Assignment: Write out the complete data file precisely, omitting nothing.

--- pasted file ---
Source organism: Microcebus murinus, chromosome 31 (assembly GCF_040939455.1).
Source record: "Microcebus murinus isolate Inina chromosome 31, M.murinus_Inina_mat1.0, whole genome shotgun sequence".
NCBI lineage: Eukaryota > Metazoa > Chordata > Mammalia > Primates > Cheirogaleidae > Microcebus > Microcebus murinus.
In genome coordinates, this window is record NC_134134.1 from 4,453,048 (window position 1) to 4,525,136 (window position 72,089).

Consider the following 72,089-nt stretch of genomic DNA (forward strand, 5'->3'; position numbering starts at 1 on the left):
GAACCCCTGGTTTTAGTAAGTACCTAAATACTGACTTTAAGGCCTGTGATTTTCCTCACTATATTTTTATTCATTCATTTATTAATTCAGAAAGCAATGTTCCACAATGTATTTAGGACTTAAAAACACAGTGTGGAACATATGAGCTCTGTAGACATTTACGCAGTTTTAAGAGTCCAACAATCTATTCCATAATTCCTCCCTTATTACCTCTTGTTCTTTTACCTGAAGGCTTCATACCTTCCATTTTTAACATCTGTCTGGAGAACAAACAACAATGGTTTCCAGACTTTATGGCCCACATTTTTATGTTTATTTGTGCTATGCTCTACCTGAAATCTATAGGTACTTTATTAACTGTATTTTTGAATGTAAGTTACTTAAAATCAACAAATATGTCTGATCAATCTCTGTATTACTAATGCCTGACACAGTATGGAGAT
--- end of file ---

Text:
Source organism: Microcebus murinus, chromosome 31 (assembly GCF_040939455.1).
Source record: "Microcebus murinus isolate Inina chromosome 31, M.murinus_Inina_mat1.0, whole genome shotgun sequence".
NCBI lineage: Eukaryota > Metazoa > Chordata > Mammalia > Primates > Cheirogaleidae > Microcebus > Microcebus murinus.
In genome coordinates, this window is record NC_134134.1 from 4,453,048 (window position 1) to 4,525,136 (window position 72,089).

Consider the following 72,089-nt stretch of genomic DNA (forward strand, 5'->3'; position numbering starts at 1 on the left):
GAACCCCTGGTTTTAGTAAGTACCTAAATACTGACTTTAAGGCCTGTGATTTTCCTCACTATATTTTTATTCATTCATTTATTAATTCAGAAAGCAATGTTCCACAATGTATTTAGGACTTAAAAACACAGTGTGGAACATATGAGCTCTGTAGACATTTACGCAGTTTTAAGAGTCCAACAATCTATTCCATAATTCCTCCCTTATTACCTCTTGTTCTTTTACCTGAAGGCTTCATACCTTCCATTTTTAACATCTGTCTGGAGAACAAACAACAATGGTTTCCAGACTTTATGGCCCACATTTTTATGTTTATTTGTGCTATGCTCTACCTGAAATCTATAGGTACTTTATTAACTGTATTTTTGAATGTAAGTTACTTAAAATCAACAAATATGTCTGATCAATCTCTGTATTACTAATGCCTGACACAGTATGGAGAT